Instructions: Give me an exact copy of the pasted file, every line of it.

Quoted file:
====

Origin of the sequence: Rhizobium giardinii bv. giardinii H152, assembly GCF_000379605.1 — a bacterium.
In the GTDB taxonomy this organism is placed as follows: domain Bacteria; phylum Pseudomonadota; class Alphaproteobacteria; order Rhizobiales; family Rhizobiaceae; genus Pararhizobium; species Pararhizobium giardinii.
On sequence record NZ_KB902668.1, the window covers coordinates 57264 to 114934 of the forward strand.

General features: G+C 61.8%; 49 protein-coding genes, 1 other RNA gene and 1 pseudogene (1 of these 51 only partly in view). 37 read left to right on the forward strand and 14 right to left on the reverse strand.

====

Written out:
Origin of the sequence: Rhizobium giardinii bv. giardinii H152, assembly GCF_000379605.1 — a bacterium.
In the GTDB taxonomy this organism is placed as follows: domain Bacteria; phylum Pseudomonadota; class Alphaproteobacteria; order Rhizobiales; family Rhizobiaceae; genus Pararhizobium; species Pararhizobium giardinii.
On sequence record NZ_KB902668.1, the window covers coordinates 57264 to 114934 of the forward strand.

General features: G+C 61.8%; 49 protein-coding genes, 1 other RNA gene and 1 pseudogene (1 of these 51 only partly in view). 37 read left to right on the forward strand and 14 right to left on the reverse strand.